Lyn Lear, Gloria Calderón Kellett and Bill Nye were among the over 300 guests who attended the launch event for Good Energy’s playbook for screenwriters at the Academy Museum of Motion Pictures in Los Angeles on Tuesday night.
The nonprofit organization’s new playbook titled “Good Energy: A Playbook for Screenwriting in the Age of Climate Change,” is a resource guide aimed at helping industry professionals integrate climate in the storylines of film and television projects.
Hosted by Good Energy and Bloomberg Philanthropies, the event took place at the museum’s fifth-floor Tea Room and Wilshire Terrance, where attendees enjoyed cocktails as the sun was setting over the L.A. skyline.
The night featured speeches by Lear, Good Energy founder Anna Jane Joyner, IllumiNative Founder Crystal Echo Hawk, Bloomberg Philanthropies’ Katherine Oliver and Center for Cultural Power founder Favianna Rodriguez.
As part of the research for the playbook, Good Energy had commissioned a study from the University of Southern California’s Norman Lear Center which found that less than 0.56 percent of scripted TV and film produced between 2016 and 2020 include the term “climate change.”
In addition, the study revealed that only 2.8 percent of scripts mentioned any climate change keywords such as “global warming”, “sea level rise” and “solar panels.”
During her speech, Lear noted, “Aside from the few well-known, breakthrough hits of climate that we all know, there has been a significant lag in climate storytelling for decades. For whatever reason, the stories about the disastrous effects of fossil fuels and pollution are just more difficult to tell. And the world has seemed closed to it for a long time.”
She went on to say, “But now, can’t you just feel it recently? There’s been this uplift up in the zeitgeist. The need for this has always been there but now the drive and the want for this is happening and bubbling up all over so that’s an exciting thing. The world has become more receptive. We need tools, we need a support system, we need mentors to inspire us. We need each other.”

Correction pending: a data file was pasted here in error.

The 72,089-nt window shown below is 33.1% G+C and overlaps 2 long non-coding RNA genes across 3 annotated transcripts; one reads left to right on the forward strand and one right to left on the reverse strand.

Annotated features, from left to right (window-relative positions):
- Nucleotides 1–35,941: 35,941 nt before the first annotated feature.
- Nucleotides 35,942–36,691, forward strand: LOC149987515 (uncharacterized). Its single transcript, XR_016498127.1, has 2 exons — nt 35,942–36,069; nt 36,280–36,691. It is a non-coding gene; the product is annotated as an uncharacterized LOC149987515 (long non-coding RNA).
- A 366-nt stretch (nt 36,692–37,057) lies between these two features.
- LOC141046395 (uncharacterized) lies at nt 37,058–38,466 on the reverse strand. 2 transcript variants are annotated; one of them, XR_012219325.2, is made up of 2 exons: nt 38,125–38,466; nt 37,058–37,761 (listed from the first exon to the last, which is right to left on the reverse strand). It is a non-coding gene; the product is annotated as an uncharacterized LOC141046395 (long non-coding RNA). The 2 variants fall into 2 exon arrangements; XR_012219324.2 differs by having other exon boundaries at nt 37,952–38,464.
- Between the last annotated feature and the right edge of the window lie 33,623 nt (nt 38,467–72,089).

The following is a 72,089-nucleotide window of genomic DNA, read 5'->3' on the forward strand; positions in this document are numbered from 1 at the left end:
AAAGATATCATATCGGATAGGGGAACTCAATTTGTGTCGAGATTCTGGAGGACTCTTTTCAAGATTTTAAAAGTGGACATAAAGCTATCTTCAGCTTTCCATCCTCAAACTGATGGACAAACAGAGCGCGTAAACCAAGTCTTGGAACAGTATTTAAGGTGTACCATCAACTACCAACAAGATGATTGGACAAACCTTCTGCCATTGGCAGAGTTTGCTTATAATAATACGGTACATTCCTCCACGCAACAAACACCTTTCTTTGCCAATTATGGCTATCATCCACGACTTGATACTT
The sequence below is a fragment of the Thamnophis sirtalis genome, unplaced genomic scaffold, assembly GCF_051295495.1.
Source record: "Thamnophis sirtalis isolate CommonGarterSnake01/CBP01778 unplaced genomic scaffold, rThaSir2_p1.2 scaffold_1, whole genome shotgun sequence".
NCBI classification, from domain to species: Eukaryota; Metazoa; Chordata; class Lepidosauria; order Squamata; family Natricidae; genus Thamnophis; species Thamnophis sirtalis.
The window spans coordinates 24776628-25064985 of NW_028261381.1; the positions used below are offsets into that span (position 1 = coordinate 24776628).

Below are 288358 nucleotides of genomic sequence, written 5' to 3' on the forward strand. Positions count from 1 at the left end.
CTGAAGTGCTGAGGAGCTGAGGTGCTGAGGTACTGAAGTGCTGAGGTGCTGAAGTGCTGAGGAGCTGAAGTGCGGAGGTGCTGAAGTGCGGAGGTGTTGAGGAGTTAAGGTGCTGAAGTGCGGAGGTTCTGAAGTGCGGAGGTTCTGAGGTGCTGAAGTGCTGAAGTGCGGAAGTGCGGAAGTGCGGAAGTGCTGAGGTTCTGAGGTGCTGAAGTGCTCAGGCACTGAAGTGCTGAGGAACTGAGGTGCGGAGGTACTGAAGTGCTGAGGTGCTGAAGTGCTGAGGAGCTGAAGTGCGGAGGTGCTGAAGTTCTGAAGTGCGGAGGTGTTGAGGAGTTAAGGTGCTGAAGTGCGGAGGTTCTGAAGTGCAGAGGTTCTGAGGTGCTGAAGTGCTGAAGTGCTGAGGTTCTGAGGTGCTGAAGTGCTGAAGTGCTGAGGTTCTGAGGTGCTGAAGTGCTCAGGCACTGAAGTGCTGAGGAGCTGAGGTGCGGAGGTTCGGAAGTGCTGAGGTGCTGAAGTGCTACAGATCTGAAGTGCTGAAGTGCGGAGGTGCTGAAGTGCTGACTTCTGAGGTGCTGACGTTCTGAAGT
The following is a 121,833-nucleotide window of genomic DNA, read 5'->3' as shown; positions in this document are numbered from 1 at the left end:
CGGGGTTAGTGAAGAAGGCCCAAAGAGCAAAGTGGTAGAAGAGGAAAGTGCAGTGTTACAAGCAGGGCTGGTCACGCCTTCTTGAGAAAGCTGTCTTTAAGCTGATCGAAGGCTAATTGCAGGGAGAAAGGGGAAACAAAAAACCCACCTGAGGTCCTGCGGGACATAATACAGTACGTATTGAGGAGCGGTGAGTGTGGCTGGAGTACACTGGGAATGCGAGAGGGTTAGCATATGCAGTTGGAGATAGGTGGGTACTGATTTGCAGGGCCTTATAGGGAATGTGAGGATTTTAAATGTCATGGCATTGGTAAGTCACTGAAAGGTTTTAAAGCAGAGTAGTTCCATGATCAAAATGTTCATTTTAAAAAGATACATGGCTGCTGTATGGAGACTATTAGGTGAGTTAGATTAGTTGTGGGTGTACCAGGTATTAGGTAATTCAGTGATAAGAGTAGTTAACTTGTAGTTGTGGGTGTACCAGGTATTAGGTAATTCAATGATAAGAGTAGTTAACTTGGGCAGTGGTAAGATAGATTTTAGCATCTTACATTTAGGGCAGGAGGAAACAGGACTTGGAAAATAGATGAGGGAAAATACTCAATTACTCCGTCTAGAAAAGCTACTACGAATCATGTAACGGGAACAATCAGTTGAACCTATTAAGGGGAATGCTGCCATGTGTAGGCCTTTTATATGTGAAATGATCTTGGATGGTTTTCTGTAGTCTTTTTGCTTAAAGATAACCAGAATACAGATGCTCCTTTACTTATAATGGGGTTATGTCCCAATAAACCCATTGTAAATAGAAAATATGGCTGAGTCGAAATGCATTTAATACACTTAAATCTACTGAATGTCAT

Joyner led Kellett and writer and producer Scott Z. Burns in a discussion about the playbook and their strategies for incorporating the topic of climate change in their work.
During the discussion, Kellett said “It just needs to be organic to the story and there are many ways to do that.”
She explained that her approach included centering stories on people of color and communities of color, joking, “We were green when it was called being poor. If it was a pickle jar before, it was 500 other things after it was a pickle jar in my house.”
Kellett added, “It is already organic to how we grew up in terms of being resourceful, in terms of reducing and reusing and recycling because we needed to for life in America.
She cited her Netflix television series “One Day At A Time” as an example, noting, “It was very easy to have not only the grandmother character, who did it because she was struggling and she was an immigrant, but also her granddaughter, who was a social justice warrior, who believes in these things and is fighting and has that youthful enthusiasm that we are all grateful for. If you set that up in character, that makes it very easy.”
During the discussion, Burns said, “A lot of the time when you go and pitch these things, people go, ‘Oh cool, it’s a science fiction show.’ And Dorothy Fortenberry, who was my partner on “Extrapolation,” was fond of saying,’The things that we make that don’t include climate change, those are the things that are science fiction because every story we tell right now has to have climate change in it.’ ”
After the speeches concluded, guests were invited to stay for drinks and conversation as well as plant-based passed appetizers.
In an interview with Variety, Kellett explained how she would incorporate climate change into her Amazon series “With Love,” which was greenlit for a second season last week.
She said, “It’s fun because the show takes place in Portland, which is such a very green place. You’ll see stuff in the periphery as it would be in the lives of these people in Portland. You see the recycling, the water bottle use, all those snippets.”
Kellett said that season two would focus on a wedding and the lead-up to the ceremony, adding “I can’t tell you who is getting married but people on the internet have been speculating.”
She explained that season two would follow a different format than season one, in which each episode took place on a different major holiday over a year.
Kellett said, “It’s going to be some holidays. Every episode is a day but it’s an important day in the lives of these families. So, it could be an engagement party. It could be the bachelor parties, all of that.”
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